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“Border Security – and Insecurity” By Clark S. Judge

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This week’s column by Clark Judge:

Border Security – and Insecurity
By Clark S. Judge: managing director, White House Writers Group, Inc.; chairman, Pacific Research Institute

Sometimes Washington is beyond clueless.  Immigration reform is a case in point.

Central to the immigration reform is border security, stopping people from illegally slipping across the Mexican border into the United States.  Millions have done so in recent years, though far fewer since the recession began.  Many were seeking jobs. Some may have been looking to take advantage of our social services safety net. But, though you wouldn’t know it from any of the media coverage, a few – a lethal few – have come to do us no good.  The most threatening consequence of not dealing with border security has been the failure to keep this last group out.

For years it has been widely believe that Iran and Venezuela have been using our porous borders to their advantage.  There has been ongoing speculation about Iran directly or indirectly planting terrorist sleeper cells in the U.S.  There have been reports of alliances between Iran and the drug lords who have turned northern Mexico into a field of savage battle.

We rarely hear talk of terror lumped together with talk of human trafficking and drugs.  But human trafficking experts tell us that the traffickers use established routes to move their (let’s use the word) slaves from Mexico and farther south across the border and then to their ultimate destinations.  These routes come complete with drop points, safe houses and conductors on this sinister updating of the Underground Railroad of 200 years ago.  The experts tell us that the same networks that transport people also transport drugs.  Why not terrorists and their weapons, too?

What I have describes is a long smoldering fear in national security circles.  It broke into the open in the past week in the pages of The Wall Street Journal.

Last Saturday, in her regular column, Peggy Noonan expressed her fears that “America’s Power is under siege.”  She was writing not about our global military or economic power but about last April’s recently revealed rifle team attack that disabled a Pacific Gas & Electric substation near San Jose, California.  Police have determined that the shooters (who have not been apprehended) had scouted the site in advance, determined sight lines and marked firing positions. Before launching their barrage, they had cut phone lines to and from the station.  A silent flashlight signal started the barrage.  Another ended it.  AK-47-type casings clean of fingerprints were found around the marksmen’s posts the next morning.  One federal official termed the episode “the most significant incident of domestic terrorism involving the grid that has ever occurred.”

Noonan reported speculation that the incident was a dress rehearsal for a much larger and more lethal attack on the grid.  She said she has long worried about hostile forces using widely spread and well-coordinated teams of snipers to crash the nation’s electrical system.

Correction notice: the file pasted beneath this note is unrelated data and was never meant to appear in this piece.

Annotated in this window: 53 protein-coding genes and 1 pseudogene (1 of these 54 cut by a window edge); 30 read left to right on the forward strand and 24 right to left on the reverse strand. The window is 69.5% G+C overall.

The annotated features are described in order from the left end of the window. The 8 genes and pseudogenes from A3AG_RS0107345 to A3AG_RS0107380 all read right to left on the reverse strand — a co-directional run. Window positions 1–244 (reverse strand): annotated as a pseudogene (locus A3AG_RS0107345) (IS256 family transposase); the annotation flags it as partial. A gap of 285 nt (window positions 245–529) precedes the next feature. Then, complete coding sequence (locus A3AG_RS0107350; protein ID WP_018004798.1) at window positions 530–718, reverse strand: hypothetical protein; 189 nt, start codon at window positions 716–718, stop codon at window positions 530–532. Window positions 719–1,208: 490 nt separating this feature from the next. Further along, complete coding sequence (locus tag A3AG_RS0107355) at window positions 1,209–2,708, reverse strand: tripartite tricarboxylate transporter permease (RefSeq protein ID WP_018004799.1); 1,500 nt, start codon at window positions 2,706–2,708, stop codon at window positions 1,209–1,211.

Then Wednesday, another widely respected Journal columnist, Holman Jenkins responded, in effect saying, as Scarlett O’Hara would say, “fiddley dee.”  This sort of thing happens all the time, Jenkins reported. No big deal.

Jenkin’s list of incidents similar to the San Jose one was alarmingly long and occasionally comic. In 1990, in tiny Broken Bow, Oklahoma, in the state’s southeastern Little Dixie region, three men opened fire on an electrical substation and knocked it out.  The police chief called it “a terrorist type thing,” except the shooters turned out to be not hostile agents but three drunks.

Jenkins is surely right about the history and that by and large a particular kind of thrill seeker is behind most of such incidents.  Still, whether Noonan is right or wrong about the April 2013 attack, the fact underpinning her fear remains – that our loosely guarded southern border is an invitation to Iran and others to insert agents into our midst to do bad things.

Which brings me back to immigration reform.  A central obstacle to reform has been what to do about our southern border.  Republicans feel burned by the failure of the executive branch under both parties to enforce the border security provisions of the 1986 immigration reform act.  They want the government to get control – verifiable control — of cross border traffic before proceeding with other aspects of reform.  Democrats have responded with a firm “no” to this reasonable demand, fueling speculation that, in their minds, more illegal immigration equals more votes in their column in the years ahead.

Meanwhile, Iran and its allies continue doing whatever they have been doing, raising a question, at least in my mind.  Even if Noonan was wrong about the San Jose shootings, how long will it be before we have an incident – not necessarily aimed at the grid but big and unmistakable – in which she is right?


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